British Researchers Identify Gene Link Behind Asymptomatic Covid-19

British researchers have made a key finding that reveals why some people remain asymptomatic after getting infected with the novel coronavirus.

A team of researchers led by Newcastle University in the UK showed that the gene HLA-DRB1*04:01 is found three times as often in people who are asymptomatic, suggesting that people carrying this gene have some level of protection from severe Covid.

It is known that the human leukocyte antigen gene identified HLA-DRB1*04:01 is directly correlated to latitude and longitude, reports IANS. This means more people in the North and West of Europe are likely to have this gene.

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This suggests that populations of European descent will be more likely to remain asymptomatic but still transmit the disease to susceptible populations.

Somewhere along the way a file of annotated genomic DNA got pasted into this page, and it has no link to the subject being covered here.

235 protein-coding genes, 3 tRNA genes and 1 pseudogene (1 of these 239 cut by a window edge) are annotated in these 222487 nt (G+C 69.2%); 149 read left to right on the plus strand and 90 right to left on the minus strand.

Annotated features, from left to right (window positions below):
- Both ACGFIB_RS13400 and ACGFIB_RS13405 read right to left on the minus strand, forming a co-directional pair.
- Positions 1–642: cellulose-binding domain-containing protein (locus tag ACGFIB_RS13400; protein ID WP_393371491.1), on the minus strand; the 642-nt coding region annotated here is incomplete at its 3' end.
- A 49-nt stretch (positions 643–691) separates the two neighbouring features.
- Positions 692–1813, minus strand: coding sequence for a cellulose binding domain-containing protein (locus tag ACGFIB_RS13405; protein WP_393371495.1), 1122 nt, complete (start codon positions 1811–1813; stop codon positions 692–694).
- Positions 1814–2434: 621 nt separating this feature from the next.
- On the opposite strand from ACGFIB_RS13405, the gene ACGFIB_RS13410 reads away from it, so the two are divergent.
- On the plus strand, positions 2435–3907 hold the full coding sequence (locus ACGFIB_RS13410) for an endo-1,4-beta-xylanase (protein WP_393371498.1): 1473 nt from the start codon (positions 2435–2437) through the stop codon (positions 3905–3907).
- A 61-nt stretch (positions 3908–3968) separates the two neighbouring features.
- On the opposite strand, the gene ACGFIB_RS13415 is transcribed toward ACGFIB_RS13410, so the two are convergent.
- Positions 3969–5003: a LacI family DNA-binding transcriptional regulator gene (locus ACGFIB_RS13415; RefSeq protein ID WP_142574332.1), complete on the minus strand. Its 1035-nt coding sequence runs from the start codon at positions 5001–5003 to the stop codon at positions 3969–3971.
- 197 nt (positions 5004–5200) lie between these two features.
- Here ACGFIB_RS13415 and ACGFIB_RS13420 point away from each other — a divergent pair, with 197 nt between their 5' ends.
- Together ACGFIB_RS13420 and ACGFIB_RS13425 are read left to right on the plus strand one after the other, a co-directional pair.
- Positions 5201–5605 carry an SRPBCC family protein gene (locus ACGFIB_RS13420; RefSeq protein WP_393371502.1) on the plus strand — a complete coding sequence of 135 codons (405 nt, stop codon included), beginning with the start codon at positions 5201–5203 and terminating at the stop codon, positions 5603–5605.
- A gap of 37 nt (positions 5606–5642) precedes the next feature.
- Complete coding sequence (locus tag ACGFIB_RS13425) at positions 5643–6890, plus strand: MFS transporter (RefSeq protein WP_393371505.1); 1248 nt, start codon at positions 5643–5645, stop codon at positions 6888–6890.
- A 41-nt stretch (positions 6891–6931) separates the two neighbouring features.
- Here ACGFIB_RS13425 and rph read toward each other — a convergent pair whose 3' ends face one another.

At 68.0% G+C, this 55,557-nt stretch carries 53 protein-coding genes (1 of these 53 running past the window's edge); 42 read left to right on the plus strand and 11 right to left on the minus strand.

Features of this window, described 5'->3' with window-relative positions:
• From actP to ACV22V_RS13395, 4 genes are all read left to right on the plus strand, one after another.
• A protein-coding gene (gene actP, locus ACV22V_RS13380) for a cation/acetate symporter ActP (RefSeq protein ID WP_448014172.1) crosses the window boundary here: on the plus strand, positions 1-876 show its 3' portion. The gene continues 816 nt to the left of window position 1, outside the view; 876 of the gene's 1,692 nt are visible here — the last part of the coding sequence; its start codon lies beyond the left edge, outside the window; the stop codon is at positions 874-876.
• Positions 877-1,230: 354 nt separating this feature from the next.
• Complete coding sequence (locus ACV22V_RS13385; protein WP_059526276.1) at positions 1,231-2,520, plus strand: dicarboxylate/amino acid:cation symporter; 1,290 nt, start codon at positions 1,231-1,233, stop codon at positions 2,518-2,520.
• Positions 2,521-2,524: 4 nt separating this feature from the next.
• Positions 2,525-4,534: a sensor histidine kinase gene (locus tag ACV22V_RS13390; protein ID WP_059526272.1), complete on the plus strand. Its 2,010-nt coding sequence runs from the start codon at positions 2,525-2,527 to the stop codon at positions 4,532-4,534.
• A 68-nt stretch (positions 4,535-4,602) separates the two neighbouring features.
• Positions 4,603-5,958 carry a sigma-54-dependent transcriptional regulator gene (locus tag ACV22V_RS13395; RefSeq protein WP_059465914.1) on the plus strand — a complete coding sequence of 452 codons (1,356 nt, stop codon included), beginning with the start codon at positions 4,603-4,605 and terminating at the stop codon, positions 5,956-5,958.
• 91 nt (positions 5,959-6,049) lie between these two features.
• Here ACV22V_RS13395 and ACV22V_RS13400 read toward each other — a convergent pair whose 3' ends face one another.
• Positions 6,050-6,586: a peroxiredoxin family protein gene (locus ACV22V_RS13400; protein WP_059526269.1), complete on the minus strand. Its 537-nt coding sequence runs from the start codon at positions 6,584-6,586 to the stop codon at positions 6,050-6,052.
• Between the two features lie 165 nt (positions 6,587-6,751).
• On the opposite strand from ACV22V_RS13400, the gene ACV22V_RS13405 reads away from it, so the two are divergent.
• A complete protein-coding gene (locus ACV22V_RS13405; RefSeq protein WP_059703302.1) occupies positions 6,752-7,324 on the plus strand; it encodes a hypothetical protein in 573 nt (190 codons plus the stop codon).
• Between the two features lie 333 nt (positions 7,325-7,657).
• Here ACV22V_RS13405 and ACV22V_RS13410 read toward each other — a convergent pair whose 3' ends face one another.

Important Finding

"This is an important finding as it may explain why some people catch Covid but don't get sick," Carlos Echevarria from the varsity's Translational and Clinical Research Institute.

Diagram of an adeno-associated virus, a benign virus Schaffer uses to ferry Cas9 genes into brain and spinal cord cells David Schaffer/ UC Berkeley

"It could lead us to a genetic test which may indicate who we need to prioritise for future vaccinations.

"At a population level, this is important for us to know because when we have lots of people who are resistant, so they catch Covid but don't show symptoms, then they risk spreading the virus while asymptomatic," Echevarria said.

The study, published in the HLA journal, compared asymptomatic people to patients from the same community who developed severe Covid but had no underlying illnesses.

The team used samples from 49 patients with severe Covid who had been hospitalised with respiratory failure, samples from an asymptomatic group of 69 hospital workers who had tested positive through routine blood antibody testing and a control group from a study into the relationship between HLA genotypes and the outcomes of joint replacement surgery.